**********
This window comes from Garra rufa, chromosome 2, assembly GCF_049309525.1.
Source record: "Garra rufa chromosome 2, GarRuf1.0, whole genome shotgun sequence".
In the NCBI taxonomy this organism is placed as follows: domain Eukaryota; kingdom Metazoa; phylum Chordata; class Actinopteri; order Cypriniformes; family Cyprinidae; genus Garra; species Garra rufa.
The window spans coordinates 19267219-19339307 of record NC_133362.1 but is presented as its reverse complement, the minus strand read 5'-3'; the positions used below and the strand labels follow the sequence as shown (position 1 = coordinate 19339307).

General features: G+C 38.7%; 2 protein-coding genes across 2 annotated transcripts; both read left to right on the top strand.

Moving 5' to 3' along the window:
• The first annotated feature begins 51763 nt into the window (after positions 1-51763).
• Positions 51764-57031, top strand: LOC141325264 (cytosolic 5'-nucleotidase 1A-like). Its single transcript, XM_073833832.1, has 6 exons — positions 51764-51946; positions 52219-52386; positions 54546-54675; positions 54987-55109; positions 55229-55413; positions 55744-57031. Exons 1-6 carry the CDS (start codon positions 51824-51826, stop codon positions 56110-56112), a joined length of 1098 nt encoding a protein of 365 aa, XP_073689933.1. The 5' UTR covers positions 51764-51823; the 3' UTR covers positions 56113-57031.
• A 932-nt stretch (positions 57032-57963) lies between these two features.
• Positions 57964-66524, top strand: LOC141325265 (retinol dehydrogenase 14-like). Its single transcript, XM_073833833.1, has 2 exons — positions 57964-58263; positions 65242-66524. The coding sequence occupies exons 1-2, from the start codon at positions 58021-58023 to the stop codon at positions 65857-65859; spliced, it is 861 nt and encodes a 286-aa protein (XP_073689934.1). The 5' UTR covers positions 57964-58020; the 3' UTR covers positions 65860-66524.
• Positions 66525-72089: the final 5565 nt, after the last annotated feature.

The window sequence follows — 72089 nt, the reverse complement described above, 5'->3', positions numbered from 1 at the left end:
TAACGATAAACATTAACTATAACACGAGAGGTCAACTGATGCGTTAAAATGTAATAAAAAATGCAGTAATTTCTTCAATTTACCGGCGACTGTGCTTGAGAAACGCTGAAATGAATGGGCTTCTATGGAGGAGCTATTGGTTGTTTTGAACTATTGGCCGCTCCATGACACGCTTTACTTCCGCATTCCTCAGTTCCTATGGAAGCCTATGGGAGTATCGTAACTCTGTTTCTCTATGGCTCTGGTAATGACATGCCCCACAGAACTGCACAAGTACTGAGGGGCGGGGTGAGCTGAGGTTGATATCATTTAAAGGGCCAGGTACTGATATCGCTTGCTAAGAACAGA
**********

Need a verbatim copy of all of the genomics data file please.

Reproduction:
This window comes from Garra rufa, chromosome 2, assembly GCF_049309525.1.
Source record: "Garra rufa chromosome 2, GarRuf1.0, whole genome shotgun sequence".
In the NCBI taxonomy this organism is placed as follows: domain Eukaryota; kingdom Metazoa; phylum Chordata; class Actinopteri; order Cypriniformes; family Cyprinidae; genus Garra; species Garra rufa.
The window spans coordinates 19267219-19339307 of record NC_133362.1 but is presented as its reverse complement, the minus strand read 5'-3'; the positions used below and the strand labels follow the sequence as shown (position 1 = coordinate 19339307).

General features: G+C 38.7%; 2 protein-coding genes across 2 annotated transcripts; both read left to right on the top strand.

Moving 5' to 3' along the window:
• The first annotated feature begins 51763 nt into the window (after positions 1-51763).
• Positions 51764-57031, top strand: LOC141325264 (cytosolic 5'-nucleotidase 1A-like). Its single transcript, XM_073833832.1, has 6 exons — positions 51764-51946; positions 52219-52386; positions 54546-54675; positions 54987-55109; positions 55229-55413; positions 55744-57031. Exons 1-6 carry the CDS (start codon positions 51824-51826, stop codon positions 56110-56112), a joined length of 1098 nt encoding a protein of 365 aa, XP_073689933.1. The 5' UTR covers positions 51764-51823; the 3' UTR covers positions 56113-57031.
• A 932-nt stretch (positions 57032-57963) lies between these two features.
• Positions 57964-66524, top strand: LOC141325265 (retinol dehydrogenase 14-like). Its single transcript, XM_073833833.1, has 2 exons — positions 57964-58263; positions 65242-66524. The coding sequence occupies exons 1-2, from the start codon at positions 58021-58023 to the stop codon at positions 65857-65859; spliced, it is 861 nt and encodes a 286-aa protein (XP_073689934.1). The 5' UTR covers positions 57964-58020; the 3' UTR covers positions 65860-66524.
• Positions 66525-72089: the final 5565 nt, after the last annotated feature.

The window sequence follows — 72089 nt, the reverse complement described above, 5'->3', positions numbered from 1 at the left end:
TAACGATAAACATTAACTATAACACGAGAGGTCAACTGATGCGTTAAAATGTAATAAAAAATGCAGTAATTTCTTCAATTTACCGGCGACTGTGCTTGAGAAACGCTGAAATGAATGGGCTTCTATGGAGGAGCTATTGGTTGTTTTGAACTATTGGCCGCTCCATGACACGCTTTACTTCCGCATTCCTCAGTTCCTATGGAAGCCTATGGGAGTATCGTAACTCTGTTTCTCTATGGCTCTGGTAATGACATGCCCCACAGAACTGCACAAGTACTGAGGGGCGGGGTGAGCTGAGGTTGATATCATTTAAAGGGCCAGGTACTGATATCGCTTGCTAAGAACAGA